Do You Have Normal Anxiety or a Disorder?

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Anxiety is a general, unpleasant feeling of apprehension. When you're anxious, you may feel restless and experience physical reactions such as a headache, sweating, palpitations, chest tightness, and upset stomach.

Anxiety is a normal human experience. In fact, it can be a potentially beneficial response in anticipation of dangerous situations. The physical symptoms of anxiety are coming from your autonomic nervous system response. It is different from but related to the fear, which is a natural reaction to a clear and present danger.

While anxiety normal and common, it can become maladaptive. So, when is anxiety normal and when is it an anxiety disorder?


Watch Now: 7 Ways to Reduce Your Anxiety

Anxiety Can Be Normal and Beneficial

There is an infinite number of human experiences that cause normal anxiety. Life offers us the experience of many anxiety-provoking “firsts," such as a first date, the first day of school, the first time away from home.

As we journey through life, there are also many important life events, both good and bad, that cause varying amounts of anxiety. These events can include things such as, taking a school exam, getting married, becoming a parent, getting divorced, changing jobs, coping with illness, and many others.

The discomfort anxiety brings is considered normal and even beneficial.

Anxiety about an upcoming test, for example, may cause you to work harder in preparing for the exam. The anxiety you feel when walking through a dark and deserted parking lot to your car will cause you to be alert and aware of your surroundings.

Anxiety Can Also Be a Problem

While it’s pretty clear that anxiety is normal and even beneficial, for many people, it becomes a problem. The main difference between normal anxiety and problematic anxiety is between the source and the intensity of the experience.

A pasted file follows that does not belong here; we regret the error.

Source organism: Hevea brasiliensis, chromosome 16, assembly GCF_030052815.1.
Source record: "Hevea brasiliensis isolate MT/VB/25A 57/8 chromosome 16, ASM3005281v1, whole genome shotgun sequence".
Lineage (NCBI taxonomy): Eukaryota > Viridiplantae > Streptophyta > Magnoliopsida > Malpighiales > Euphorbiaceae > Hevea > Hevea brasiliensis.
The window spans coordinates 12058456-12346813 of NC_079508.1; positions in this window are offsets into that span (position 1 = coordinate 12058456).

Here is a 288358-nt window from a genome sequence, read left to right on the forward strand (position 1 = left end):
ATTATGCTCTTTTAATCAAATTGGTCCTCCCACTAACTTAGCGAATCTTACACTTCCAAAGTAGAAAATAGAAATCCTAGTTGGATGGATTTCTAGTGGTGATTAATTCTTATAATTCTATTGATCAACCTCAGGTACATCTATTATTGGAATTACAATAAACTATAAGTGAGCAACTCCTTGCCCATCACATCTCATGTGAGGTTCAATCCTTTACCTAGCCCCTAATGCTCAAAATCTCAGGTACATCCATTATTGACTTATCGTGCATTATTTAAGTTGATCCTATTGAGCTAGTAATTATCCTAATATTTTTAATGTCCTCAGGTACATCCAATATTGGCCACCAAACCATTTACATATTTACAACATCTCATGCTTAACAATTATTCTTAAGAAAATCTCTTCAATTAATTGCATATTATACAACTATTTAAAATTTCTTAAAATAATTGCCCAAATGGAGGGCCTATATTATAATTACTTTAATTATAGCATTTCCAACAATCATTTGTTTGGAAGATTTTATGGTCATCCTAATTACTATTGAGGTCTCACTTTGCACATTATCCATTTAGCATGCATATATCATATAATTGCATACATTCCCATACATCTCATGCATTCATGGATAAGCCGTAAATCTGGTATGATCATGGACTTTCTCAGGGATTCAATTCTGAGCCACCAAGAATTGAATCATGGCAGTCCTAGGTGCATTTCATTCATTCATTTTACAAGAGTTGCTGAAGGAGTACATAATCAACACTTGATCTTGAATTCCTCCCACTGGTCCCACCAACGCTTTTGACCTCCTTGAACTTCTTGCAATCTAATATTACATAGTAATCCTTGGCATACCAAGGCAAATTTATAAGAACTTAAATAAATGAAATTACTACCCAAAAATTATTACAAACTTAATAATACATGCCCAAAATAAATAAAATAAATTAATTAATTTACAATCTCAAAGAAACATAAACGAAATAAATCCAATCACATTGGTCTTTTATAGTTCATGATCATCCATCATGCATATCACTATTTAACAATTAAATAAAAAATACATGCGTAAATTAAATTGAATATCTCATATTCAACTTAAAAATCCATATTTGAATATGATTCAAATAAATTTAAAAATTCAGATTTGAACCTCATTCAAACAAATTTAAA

Normal anxiety is intermittent and is expected based on certain events or situations.

Problem anxiety, on the other hand, tends to be chronic and irrational, and it interferes with many life functions. Avoidance behavior, incessant worry, and concentration and memory problems may all stem from problem anxiety.

These symptoms may be so intense that they cause family, work, and social difficulties.

The components of problem anxiety include the physical responses to the anxiety (such as palpitations and stomach upset), distorted thoughts that become a source of excessive worry, and behavioral changes affecting the usual way a person lives life and interacts with others. Problem anxiety may lead to or reflect an anxiety disorder.

Generalized anxiety disorder (GAD), for example, is defined as "the presence of excessive anxiety and worry about a variety of topics, events, or activities. Worry occurs more often than not for at least six months and is clearly excessive," along with physical and cognitive symptoms of anxiety, according to the Diagnostic and Statistical Manual of Mental Disorders, Fifth Edition (DSM-5) published by the American Psychiatric Association.

When to Talk to Your Doctor

If you believe your anxiety is a problem, it is important to talk to your doctor. Because women tend to experience anxiety symptoms more frequently than men, experts now recommend that all women and girls aged 13 and older be screened for anxiety disorders during routine health screenings. Early detection and intervention is important since anxiety may grow worse over time if left untreated.

Excessive anxiety can be caused by a number of medical and psychological conditions. Problem anxiety has also been indicated in a variety of physical illnesses, such as heart disease, stomach problems, and pain. But, the best reason to talk to your doctor is that anxiety is controllable, and its complications are avoidable with treatment.

If you or a loved one are struggling with anxiety, contact the Substance Abuse and Mental Health Services Administration (SAMHSA) National Helpline at 1-800-662-4357 for information on support and treatment facilities in your area.

For more mental health resources, see our National Helpline Database.

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Article Sources
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  1. National Institute of Mental Health. Anxiety Disorders. Updated July 2018.

  2. American Psychiatric Association. Diagnostic and statistical manual of mental disorders (Fifth edition). Washington, D.C.: American Psychiatric Association; 2013.

  3. Gregory KD, Chelmow D, Nelson HD, et al. Screening for anxiety in adolescent and adult women: A recommendation from the Women's Preventive Services Initiative. Ann Intern Med. 2020. doi:10.7326/M20-0580

Additional Reading
  • Kaplan MD, Harold I, Sadock MD, Benjamin J. Synopsis of Psychiatry, Eleventh Edition. 2014;Baltimore: Williams & Wilkins.